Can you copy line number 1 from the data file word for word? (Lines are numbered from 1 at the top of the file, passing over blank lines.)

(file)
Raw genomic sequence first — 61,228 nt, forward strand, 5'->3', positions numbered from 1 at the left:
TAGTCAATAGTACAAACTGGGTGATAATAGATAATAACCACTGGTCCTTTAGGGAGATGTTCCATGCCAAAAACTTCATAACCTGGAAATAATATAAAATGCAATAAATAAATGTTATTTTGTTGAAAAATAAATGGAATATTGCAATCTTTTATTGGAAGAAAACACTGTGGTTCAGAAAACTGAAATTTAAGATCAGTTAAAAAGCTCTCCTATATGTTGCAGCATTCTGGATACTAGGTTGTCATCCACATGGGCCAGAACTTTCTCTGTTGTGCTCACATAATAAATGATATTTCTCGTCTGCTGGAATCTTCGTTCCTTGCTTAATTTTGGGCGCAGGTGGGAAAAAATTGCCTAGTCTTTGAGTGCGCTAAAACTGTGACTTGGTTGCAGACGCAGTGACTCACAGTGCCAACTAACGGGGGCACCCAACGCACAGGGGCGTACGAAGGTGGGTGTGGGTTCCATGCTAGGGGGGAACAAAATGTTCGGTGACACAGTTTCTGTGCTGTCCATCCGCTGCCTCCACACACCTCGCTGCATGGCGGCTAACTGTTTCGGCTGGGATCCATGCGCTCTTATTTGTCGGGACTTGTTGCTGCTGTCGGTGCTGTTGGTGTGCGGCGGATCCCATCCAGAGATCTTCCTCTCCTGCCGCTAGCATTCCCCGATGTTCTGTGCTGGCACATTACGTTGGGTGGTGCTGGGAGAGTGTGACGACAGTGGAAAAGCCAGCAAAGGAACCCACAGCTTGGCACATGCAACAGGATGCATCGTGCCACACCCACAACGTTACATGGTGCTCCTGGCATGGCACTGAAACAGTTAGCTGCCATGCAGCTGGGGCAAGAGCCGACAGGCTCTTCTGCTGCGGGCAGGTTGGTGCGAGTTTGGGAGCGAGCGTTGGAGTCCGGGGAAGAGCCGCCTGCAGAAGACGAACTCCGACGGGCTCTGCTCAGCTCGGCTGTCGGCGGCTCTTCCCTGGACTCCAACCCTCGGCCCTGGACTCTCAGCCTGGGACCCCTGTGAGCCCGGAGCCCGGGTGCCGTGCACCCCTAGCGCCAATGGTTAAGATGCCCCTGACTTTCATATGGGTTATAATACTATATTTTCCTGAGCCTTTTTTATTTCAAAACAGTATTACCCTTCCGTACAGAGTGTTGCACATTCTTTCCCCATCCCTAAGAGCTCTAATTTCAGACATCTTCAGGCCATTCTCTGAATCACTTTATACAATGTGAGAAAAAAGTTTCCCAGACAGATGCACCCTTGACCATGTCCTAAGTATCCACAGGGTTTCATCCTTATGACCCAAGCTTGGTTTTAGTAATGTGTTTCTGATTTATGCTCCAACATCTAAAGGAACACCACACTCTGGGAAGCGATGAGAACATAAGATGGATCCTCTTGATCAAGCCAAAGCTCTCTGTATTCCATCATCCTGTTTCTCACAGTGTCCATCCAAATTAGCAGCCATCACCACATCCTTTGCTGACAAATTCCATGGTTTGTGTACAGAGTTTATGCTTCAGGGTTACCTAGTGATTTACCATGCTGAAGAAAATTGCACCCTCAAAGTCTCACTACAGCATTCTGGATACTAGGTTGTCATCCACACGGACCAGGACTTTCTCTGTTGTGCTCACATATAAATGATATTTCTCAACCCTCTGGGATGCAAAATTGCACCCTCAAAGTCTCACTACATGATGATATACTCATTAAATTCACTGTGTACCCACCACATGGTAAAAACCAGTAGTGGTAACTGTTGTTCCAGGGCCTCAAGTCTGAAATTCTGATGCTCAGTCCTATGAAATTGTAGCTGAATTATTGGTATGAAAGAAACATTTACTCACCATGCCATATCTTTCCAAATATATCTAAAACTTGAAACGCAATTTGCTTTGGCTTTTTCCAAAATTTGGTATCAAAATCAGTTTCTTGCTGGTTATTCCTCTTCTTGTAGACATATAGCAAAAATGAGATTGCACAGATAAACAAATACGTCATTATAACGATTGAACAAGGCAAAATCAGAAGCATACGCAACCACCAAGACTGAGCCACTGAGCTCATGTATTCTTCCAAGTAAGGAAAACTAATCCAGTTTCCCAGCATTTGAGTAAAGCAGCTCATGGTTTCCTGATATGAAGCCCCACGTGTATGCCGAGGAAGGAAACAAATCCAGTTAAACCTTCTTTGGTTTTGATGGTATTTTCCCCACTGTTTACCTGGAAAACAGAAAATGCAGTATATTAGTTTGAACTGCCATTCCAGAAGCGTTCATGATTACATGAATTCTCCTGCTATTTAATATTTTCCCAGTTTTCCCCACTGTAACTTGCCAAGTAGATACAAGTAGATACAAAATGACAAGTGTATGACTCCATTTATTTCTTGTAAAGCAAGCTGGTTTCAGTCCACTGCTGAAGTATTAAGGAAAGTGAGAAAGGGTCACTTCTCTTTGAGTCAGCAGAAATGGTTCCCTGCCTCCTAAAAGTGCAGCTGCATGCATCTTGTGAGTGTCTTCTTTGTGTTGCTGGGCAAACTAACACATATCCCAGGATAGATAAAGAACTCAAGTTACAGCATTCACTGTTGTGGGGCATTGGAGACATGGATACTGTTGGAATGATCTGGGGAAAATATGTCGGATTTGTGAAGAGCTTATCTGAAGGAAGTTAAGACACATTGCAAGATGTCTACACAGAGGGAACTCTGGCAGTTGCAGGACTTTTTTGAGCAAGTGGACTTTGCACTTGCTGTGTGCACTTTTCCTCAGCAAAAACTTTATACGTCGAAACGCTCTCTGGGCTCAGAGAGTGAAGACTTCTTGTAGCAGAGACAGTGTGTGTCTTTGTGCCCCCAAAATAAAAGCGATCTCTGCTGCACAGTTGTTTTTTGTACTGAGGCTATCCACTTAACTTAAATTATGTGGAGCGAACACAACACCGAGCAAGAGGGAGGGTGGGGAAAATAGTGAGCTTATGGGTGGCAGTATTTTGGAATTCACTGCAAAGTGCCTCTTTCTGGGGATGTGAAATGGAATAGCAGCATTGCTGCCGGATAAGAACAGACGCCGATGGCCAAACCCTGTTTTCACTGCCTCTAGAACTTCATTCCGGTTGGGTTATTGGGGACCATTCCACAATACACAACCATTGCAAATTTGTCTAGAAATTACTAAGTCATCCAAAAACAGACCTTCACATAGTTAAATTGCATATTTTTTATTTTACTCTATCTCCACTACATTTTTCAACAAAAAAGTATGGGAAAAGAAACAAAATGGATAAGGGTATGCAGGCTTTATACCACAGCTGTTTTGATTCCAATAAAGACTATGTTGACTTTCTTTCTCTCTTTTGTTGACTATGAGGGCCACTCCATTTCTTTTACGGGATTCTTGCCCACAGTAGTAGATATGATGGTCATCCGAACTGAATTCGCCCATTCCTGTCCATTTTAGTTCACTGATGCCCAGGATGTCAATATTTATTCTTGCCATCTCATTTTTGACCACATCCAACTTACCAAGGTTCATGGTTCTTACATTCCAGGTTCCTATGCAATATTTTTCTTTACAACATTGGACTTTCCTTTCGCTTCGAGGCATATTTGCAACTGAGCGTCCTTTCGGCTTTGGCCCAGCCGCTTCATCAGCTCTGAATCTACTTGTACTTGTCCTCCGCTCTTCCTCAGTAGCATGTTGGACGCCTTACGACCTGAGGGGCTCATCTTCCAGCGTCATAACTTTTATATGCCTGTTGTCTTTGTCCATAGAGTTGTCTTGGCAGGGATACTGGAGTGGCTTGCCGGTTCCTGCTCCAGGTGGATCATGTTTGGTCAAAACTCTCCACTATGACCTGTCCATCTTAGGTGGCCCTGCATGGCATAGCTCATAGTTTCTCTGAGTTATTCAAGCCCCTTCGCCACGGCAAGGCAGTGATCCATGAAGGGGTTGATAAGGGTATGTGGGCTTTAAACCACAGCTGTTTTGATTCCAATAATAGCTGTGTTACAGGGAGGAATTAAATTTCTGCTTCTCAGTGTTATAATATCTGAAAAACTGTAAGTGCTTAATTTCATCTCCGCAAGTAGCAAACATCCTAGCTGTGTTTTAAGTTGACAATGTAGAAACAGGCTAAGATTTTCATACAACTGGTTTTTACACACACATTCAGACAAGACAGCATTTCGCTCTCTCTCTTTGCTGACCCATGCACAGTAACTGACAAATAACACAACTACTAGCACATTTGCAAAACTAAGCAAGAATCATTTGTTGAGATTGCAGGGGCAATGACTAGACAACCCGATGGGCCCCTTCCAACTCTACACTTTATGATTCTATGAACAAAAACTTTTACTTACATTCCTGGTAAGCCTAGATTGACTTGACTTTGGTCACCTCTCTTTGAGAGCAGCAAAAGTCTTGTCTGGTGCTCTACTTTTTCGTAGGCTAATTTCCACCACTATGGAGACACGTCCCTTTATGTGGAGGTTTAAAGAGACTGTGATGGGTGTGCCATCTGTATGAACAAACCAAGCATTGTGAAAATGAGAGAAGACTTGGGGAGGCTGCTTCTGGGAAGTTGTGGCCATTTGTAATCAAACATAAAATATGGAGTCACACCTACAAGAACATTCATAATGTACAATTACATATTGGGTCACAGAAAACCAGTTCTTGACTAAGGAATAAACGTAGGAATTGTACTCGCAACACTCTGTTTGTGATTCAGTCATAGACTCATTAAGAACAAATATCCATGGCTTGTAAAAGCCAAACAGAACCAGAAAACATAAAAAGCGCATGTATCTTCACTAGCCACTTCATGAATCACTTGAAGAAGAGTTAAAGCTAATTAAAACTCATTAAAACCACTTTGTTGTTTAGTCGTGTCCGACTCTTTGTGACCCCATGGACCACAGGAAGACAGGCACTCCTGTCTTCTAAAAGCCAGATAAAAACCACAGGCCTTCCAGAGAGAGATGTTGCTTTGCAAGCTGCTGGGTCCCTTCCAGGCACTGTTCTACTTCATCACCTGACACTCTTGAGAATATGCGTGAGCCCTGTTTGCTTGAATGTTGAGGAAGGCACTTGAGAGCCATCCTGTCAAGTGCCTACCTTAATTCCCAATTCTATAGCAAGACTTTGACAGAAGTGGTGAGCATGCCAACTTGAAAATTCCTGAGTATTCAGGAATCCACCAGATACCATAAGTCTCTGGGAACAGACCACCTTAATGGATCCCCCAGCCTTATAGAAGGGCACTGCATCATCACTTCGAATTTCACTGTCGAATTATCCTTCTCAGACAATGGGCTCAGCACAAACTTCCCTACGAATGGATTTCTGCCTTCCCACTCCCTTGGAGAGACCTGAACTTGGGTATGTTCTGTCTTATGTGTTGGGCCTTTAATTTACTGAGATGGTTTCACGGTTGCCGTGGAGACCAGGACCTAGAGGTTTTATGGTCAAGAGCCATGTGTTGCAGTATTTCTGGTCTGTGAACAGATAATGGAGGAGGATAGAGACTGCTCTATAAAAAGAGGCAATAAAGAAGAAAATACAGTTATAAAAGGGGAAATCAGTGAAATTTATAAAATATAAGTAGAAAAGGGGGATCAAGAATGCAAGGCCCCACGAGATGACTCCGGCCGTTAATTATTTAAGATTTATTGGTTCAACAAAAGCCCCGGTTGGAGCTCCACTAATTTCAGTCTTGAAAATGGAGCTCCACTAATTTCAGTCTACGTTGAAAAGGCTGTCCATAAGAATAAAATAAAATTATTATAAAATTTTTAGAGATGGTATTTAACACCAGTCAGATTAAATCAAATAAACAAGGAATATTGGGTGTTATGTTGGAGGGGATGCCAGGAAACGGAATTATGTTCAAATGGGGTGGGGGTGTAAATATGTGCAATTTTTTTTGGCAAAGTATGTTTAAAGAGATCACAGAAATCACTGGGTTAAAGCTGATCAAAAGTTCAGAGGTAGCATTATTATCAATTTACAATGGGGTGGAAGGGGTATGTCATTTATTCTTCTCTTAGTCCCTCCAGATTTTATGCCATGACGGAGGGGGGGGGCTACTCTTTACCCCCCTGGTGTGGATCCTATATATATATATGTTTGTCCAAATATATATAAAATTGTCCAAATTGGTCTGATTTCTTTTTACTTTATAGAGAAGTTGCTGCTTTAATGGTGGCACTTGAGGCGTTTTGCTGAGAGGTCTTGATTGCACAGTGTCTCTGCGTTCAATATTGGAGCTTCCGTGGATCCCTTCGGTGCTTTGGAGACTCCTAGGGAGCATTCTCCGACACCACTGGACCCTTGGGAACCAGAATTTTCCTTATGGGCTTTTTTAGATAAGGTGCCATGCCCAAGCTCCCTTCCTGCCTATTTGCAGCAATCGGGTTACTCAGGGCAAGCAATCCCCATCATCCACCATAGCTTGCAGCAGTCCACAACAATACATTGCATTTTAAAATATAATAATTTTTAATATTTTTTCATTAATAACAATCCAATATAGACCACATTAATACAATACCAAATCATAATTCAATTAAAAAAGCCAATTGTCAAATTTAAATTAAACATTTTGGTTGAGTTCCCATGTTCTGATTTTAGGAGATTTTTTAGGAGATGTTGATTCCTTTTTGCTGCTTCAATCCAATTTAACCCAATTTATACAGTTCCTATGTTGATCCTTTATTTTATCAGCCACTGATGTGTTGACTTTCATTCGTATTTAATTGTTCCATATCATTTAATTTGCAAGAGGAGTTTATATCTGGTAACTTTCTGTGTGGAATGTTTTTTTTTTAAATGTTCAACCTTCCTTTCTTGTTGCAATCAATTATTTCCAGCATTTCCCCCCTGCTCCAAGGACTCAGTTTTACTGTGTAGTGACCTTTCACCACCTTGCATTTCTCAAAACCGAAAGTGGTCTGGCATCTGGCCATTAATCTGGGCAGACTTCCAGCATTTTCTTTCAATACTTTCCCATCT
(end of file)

Raw genomic sequence first — 61,228 nt, forward strand, 5'->3', positions numbered from 1 at the left: